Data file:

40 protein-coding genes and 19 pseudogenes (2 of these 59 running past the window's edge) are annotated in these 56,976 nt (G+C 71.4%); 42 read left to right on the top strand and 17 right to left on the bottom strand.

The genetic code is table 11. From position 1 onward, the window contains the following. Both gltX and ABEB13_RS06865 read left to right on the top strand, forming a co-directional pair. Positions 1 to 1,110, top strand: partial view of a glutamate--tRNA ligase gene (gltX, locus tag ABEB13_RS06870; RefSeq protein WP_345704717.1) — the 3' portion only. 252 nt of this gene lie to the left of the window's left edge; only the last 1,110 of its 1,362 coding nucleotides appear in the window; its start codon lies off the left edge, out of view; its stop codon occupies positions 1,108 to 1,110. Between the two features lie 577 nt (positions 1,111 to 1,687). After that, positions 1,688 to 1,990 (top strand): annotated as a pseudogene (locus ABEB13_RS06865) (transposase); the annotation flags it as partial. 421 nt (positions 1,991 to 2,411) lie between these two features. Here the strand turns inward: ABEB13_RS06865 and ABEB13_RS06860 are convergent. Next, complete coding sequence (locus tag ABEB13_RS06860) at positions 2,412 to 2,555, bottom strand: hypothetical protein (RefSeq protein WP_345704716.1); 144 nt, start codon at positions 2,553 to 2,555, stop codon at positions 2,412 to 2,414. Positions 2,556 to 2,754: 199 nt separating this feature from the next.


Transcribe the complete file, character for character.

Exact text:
40 protein-coding genes and 19 pseudogenes (2 of these 59 running past the window's edge) are annotated in these 56,976 nt (G+C 71.4%); 42 read left to right on the top strand and 17 right to left on the bottom strand.

The genetic code is table 11. From position 1 onward, the window contains the following. Both gltX and ABEB13_RS06865 read left to right on the top strand, forming a co-directional pair. Positions 1 to 1,110, top strand: partial view of a glutamate--tRNA ligase gene (gltX, locus tag ABEB13_RS06870; RefSeq protein WP_345704717.1) — the 3' portion only. 252 nt of this gene lie to the left of the window's left edge; only the last 1,110 of its 1,362 coding nucleotides appear in the window; its start codon lies off the left edge, out of view; its stop codon occupies positions 1,108 to 1,110. Between the two features lie 577 nt (positions 1,111 to 1,687). After that, positions 1,688 to 1,990 (top strand): annotated as a pseudogene (locus ABEB13_RS06865) (transposase); the annotation flags it as partial. 421 nt (positions 1,991 to 2,411) lie between these two features. Here the strand turns inward: ABEB13_RS06865 and ABEB13_RS06860 are convergent. Next, complete coding sequence (locus tag ABEB13_RS06860) at positions 2,412 to 2,555, bottom strand: hypothetical protein (RefSeq protein WP_345704716.1); 144 nt, start codon at positions 2,553 to 2,555, stop codon at positions 2,412 to 2,414. Positions 2,556 to 2,754: 199 nt separating this feature from the next.